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Thu May 20, 2010 7:34 pm

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Little Tessa sat alone by the fire, waiting for her father to come home from work. The children were fast asleep, all four in the big bed behind the curtain; the wind blew hard outside, and the snow beat on the window-panes; the room was large, and the fire so small and feeble that it didn't half warm the little bare toes peeping out of the old shoes on the hearth.

Tessa's father was an Italian plaster-worker, very poor, but kind and honest. The mother had died not long ago, and left twelve-year old Tessa to take care of the little children. She tried to be very wise and motherly, and worked for them like any little woman; but it was so hard to keep the small bodies warm and fed, and the small souls good and happy, that poor Tessa was often at her wits' end. She always waited for her father, no matter how tired she was, so that he might find his supper warm, a bit of fire, and a loving little face to welcome him. Tessa thought over her troubles at these quiet times, and made her plans; for her father left things to her a good deal, and she had no friends but Tommo, the harp-boy upstairs, and the lively cricket who lived in the chimney. To-night her face was very sober, and her pretty brown eyes very thoughtful as she stared at the fire and knit her brows, as if perplexed. She was not thinking of her old shoes, nor the empty closet, nor the boys' ragged clothes just then. No; she had a fine plan in her good little head, and was trying to discover how she could carry it out.

You see, Christmas was coming in a week; and she had set her heart on putting something in the children's stockings, as the mother used to do, for while she lived things were comfortable. Now Tessa had not a penny in the world, and didn't know how to get one, for all the father's earnings had to go for food, fire, and rent.

'If there were only fairies, ah! how heavenly that would be; for then I should tell them all I wish, and, pop! behold the fine things in my lap!' said Tessa to herself. 'I must earn the money; there is no one to give it to me, and I cannot beg. But what can I do, so small and stupid and shy as I am? I _must_ find some way to give the little ones a nice Christmas. I _must_! I _must_!' and Tessa pulled her long hair, as if that would help her think.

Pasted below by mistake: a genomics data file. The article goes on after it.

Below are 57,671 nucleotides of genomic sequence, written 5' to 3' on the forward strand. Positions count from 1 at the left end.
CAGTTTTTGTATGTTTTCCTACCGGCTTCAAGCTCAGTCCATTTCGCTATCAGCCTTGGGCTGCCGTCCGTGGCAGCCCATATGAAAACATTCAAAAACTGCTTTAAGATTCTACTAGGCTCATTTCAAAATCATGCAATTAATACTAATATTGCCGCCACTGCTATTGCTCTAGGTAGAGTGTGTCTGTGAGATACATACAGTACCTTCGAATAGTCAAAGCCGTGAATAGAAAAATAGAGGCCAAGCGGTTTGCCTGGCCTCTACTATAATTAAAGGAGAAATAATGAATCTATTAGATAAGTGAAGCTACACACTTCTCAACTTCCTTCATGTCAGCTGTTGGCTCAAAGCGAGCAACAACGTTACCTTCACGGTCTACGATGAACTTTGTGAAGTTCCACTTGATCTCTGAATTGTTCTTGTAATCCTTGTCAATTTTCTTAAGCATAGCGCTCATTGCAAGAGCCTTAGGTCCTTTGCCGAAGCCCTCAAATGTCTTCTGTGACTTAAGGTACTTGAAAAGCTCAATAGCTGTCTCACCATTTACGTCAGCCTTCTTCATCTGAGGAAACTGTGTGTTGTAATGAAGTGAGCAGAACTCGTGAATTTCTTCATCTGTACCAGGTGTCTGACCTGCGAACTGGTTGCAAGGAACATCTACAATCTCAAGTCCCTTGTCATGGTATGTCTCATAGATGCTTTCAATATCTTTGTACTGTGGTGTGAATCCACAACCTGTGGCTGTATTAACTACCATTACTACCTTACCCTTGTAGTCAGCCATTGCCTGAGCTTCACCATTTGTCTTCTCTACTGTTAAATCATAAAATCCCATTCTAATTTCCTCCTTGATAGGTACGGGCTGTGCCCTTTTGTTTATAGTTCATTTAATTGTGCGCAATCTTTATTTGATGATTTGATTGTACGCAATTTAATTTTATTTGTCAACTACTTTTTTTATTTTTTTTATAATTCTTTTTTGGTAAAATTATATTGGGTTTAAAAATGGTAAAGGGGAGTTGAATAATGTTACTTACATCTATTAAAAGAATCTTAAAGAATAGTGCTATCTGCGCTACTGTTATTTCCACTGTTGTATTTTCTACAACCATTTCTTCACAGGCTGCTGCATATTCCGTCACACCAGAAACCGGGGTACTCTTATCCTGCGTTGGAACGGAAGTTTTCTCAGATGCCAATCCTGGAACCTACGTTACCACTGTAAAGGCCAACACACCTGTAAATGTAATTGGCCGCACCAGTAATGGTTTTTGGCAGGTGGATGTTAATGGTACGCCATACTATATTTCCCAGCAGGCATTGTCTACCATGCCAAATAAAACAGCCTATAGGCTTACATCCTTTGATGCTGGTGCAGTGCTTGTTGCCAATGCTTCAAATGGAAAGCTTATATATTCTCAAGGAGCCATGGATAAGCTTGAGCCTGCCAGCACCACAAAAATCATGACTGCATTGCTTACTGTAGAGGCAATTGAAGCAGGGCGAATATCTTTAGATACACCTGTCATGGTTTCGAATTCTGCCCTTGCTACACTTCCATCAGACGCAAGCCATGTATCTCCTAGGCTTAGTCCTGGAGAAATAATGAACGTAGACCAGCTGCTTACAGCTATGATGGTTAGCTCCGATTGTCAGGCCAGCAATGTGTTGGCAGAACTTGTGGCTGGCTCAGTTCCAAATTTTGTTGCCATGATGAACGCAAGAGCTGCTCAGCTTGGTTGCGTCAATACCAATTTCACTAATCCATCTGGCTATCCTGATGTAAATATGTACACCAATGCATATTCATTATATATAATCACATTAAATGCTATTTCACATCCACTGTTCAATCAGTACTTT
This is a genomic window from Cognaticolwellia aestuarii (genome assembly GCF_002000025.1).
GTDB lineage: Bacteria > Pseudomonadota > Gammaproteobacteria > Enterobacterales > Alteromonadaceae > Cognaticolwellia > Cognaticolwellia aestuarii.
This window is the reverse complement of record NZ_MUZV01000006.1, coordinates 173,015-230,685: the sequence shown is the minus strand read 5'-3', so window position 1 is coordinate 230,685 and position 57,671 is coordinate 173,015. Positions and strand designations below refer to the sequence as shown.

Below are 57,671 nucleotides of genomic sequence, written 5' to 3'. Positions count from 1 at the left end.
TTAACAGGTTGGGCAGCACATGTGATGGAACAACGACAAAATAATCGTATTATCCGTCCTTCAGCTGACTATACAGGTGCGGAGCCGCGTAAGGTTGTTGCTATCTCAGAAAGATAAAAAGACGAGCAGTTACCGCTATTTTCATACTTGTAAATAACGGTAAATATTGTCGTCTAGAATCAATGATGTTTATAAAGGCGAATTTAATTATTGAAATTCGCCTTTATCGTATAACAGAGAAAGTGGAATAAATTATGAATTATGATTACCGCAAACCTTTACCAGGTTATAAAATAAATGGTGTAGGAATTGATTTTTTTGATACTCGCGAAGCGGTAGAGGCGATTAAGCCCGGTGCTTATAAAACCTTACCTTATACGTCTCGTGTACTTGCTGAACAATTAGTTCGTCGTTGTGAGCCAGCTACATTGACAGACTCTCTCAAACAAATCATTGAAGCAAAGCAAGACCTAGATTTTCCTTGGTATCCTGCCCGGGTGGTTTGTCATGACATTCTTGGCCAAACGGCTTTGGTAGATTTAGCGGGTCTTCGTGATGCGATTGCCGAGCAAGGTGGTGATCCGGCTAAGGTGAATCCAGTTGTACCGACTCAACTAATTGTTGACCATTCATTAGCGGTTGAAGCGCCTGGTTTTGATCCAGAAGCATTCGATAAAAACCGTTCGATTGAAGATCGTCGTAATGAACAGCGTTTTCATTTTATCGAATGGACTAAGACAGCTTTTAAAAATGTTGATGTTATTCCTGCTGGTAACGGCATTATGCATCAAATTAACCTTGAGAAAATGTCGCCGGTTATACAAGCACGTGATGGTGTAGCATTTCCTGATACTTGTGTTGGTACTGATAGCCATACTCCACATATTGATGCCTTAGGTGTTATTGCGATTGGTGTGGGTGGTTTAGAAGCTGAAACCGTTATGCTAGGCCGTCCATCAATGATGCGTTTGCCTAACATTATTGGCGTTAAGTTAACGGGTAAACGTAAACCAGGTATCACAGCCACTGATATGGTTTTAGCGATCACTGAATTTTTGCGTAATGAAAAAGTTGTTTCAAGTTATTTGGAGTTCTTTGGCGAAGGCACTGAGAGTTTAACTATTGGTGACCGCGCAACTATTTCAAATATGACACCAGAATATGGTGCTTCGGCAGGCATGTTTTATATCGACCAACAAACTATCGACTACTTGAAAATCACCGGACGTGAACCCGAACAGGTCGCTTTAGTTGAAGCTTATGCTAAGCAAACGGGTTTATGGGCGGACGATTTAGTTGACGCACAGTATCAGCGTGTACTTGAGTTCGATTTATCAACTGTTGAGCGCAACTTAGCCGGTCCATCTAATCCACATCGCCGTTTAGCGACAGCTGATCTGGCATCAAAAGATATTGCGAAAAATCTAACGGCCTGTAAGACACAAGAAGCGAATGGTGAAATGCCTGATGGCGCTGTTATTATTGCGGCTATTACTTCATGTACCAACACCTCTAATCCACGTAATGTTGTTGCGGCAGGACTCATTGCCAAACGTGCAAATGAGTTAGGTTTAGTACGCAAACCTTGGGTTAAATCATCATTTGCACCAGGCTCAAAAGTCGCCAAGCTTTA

But it didn't, and her heart got heavier and heavier; for it did seem hard that in a great city full of fine things, there should be none for poor Nono, Sep, and little Speranza. Just as Tessa's tears began to tumble off her eyelashes on to her brown cheeks, the cricket began to chirp. Of course, he didn't say a word; but it really did seem as if he had answered her question almost as well as a fairy; for, before he had piped a dozen shrill notes, an idea popped into Tessa's head--such a truly splendid idea that she clapped her hands and burst out laughing. 'I'll do it! I'll do it! if father will let me,' she said to herself, smiling and nodding at the fire. 'Tommo will like to have me go with him and sing, while he plays his harp in the streets. I know many songs, and may get money if I am not frightened; for people throw pennies to other little girls who only play the tambourine. Yes, I will try; and then, if I do well, the little ones shall have a Merry Christmas.'

So full of her plan was Tessa that she ran upstairs at once, and asked Tommo if he would take her with him on the morrow. Her friend was delighted, for he thought Tessa's songs very sweet, and was sure she would get money if she tried.

'But see, then, it is cold in the streets; the wind bites, and the snow freezes one's fingers. The day is very long, people are cross, and at night one is ready to die with weariness. Thou art so small, Tessa, I am afraid it will go badly with thee,' said Tommo, who was a merry, black-eyed boy of fourteen, with the kindest heart in the world under his old jacket.